Monument fenians 2
Monument erected in 1902 by the federal government under the supervision of the Missisquoi Historical Society

Eccles Hill Road, Frelighsburg, Quebec. Where Canadian Volunteers and Home Guards resisted the Fenian raiders – on 25th May 1870. The site of the granite monument was celebrated close to the battlefield and where the Canadians held their positions. However, even knowing that the true battle took place just south of the Canada–United States border. They established it in Canadian soil as to give national sense of pride. On 1st July 1902, more than three decades after the battle, under the liberal government leader Wilfrid Laurier, in collaboration with the Missisquoi Historical Society, a granite monument was placed to commemorate the battle and the people who fought in it. On its inaugural day, many spectators participating in the event wore red scarves to honour the veterans present. This was because during the battle many of the Canadians didn't have a uniform, therefore they wore bright red scarves over their shoulders. Many of these bright red streamers were placed in the bushes along the road to guide the more than a hundred guests towards Eccles Hill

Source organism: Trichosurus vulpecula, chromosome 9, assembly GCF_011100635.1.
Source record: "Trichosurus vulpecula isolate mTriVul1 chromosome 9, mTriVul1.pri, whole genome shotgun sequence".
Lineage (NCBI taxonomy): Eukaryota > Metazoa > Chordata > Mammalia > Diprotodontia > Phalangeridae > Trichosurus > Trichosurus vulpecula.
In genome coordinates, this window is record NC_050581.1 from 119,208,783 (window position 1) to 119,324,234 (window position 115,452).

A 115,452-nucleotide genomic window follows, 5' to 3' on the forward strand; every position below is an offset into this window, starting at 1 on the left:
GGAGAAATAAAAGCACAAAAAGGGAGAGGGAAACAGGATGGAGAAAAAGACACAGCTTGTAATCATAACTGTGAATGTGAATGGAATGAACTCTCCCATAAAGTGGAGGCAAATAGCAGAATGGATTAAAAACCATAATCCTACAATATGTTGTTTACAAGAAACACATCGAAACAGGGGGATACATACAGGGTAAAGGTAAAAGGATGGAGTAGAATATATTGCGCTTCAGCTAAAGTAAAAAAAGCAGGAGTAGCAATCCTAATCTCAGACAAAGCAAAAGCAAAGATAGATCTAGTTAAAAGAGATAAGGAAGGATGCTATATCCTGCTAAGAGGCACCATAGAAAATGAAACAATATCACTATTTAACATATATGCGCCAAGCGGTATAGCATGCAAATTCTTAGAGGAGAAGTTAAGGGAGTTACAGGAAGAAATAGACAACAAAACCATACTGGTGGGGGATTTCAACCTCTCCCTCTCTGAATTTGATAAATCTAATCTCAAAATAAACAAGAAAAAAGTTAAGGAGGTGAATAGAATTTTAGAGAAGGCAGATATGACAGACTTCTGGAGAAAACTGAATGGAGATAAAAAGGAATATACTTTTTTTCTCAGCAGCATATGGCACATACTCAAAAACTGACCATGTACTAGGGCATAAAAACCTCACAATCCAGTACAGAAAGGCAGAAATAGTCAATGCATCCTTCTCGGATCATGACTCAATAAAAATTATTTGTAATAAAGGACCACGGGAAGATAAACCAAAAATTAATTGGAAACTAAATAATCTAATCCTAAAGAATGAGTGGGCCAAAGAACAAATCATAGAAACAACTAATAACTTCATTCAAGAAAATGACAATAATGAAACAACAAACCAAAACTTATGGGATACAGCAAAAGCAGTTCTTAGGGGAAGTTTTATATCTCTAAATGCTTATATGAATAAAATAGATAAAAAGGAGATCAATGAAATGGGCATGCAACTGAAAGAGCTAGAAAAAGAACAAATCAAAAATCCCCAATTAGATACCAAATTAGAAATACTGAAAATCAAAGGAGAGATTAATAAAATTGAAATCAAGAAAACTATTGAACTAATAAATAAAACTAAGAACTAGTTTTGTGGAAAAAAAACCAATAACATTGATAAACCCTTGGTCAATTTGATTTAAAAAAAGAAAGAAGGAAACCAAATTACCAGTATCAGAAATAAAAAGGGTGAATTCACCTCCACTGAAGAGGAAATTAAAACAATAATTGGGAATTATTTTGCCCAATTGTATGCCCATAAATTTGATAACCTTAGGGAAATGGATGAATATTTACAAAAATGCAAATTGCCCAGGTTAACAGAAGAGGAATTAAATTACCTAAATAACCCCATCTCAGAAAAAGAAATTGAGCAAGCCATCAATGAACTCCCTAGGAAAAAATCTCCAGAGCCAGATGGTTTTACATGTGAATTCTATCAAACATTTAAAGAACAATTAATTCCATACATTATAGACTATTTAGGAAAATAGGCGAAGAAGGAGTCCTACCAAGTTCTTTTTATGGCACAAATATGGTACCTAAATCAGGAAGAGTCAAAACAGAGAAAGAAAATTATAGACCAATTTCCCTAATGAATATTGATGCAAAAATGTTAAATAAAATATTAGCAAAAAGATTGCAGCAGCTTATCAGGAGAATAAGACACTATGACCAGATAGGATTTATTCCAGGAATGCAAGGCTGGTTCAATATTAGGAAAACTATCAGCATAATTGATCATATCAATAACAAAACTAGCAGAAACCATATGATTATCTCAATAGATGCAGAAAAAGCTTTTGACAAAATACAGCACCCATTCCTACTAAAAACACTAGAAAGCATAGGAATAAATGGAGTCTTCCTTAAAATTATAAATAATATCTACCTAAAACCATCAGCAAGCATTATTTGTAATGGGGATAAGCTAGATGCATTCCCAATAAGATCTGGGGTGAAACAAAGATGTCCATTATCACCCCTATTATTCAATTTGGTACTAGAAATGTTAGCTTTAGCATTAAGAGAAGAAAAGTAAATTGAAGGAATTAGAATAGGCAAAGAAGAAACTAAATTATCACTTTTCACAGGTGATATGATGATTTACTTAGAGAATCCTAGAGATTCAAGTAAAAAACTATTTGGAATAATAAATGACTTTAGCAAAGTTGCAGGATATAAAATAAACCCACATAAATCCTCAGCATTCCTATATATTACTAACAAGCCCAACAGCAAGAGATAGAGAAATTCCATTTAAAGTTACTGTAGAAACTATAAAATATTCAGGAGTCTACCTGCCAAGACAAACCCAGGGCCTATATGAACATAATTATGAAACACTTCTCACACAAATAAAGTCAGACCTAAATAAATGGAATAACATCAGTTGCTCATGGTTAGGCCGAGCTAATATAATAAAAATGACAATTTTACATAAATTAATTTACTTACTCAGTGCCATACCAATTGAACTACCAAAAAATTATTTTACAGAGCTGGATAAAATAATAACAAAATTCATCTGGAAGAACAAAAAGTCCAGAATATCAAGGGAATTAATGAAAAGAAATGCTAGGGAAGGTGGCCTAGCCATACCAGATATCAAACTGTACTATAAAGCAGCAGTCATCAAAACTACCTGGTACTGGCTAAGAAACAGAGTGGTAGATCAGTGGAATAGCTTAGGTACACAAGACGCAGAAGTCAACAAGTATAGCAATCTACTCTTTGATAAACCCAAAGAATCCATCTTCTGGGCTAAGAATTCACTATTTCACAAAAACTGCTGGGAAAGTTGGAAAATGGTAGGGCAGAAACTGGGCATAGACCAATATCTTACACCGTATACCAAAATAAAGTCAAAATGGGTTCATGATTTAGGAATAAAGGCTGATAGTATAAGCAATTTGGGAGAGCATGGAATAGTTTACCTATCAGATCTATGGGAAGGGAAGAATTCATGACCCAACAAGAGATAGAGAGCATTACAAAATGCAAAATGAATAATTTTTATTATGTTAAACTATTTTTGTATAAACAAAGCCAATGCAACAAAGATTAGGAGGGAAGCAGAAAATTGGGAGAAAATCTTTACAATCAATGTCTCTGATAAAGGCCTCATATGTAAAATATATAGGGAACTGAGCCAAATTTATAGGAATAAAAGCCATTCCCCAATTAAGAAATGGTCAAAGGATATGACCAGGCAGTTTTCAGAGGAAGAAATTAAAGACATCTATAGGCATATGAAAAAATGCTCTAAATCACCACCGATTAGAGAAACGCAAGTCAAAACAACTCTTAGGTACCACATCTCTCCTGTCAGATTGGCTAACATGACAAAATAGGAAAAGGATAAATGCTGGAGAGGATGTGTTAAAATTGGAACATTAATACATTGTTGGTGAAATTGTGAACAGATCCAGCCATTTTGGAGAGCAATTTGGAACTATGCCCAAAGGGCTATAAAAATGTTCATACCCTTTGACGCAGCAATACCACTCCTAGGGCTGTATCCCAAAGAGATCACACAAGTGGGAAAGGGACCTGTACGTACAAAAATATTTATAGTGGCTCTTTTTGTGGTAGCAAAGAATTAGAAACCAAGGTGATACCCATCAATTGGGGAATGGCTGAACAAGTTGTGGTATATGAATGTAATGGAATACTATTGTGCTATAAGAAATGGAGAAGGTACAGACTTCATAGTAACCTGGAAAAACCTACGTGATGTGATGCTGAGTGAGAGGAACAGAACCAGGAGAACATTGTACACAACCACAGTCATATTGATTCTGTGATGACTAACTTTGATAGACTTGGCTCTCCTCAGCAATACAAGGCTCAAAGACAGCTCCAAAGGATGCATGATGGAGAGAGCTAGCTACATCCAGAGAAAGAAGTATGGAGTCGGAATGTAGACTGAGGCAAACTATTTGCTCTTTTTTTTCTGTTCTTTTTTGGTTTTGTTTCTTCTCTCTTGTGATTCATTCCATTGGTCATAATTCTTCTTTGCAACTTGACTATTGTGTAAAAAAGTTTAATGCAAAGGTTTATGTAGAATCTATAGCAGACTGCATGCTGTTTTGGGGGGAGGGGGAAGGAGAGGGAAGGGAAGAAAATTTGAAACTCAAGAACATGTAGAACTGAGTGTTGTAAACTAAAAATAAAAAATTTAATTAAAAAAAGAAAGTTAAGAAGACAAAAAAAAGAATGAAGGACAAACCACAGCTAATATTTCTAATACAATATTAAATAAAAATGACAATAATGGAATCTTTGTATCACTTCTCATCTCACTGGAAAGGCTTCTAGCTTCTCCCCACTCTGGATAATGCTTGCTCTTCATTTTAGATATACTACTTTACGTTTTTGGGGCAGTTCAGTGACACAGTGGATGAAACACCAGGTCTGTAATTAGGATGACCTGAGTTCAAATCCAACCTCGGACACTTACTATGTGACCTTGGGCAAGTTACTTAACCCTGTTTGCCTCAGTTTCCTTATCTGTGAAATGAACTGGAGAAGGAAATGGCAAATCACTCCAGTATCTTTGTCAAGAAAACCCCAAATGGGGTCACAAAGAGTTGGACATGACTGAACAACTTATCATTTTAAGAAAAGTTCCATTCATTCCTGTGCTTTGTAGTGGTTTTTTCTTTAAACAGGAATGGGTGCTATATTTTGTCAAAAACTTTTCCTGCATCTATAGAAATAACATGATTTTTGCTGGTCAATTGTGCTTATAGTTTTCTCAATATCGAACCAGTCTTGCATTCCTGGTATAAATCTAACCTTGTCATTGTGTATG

Brome-Missisquoi veteran soldiers from the Missisquoi 60th battalion proudly wore their new commemorative military medals engraved with the Fenian Raids of 1866–1870 inscription. In fact, after thirty years since the end of the Battle Of Eccles hill, the Canadian authorities decided to decorate all veterans who participated in pushing back the Fenian invasion. Thanks to the incorporated registry constituted in 1866 and 1870, today, we know who was part of the Volunteer Canadian militia.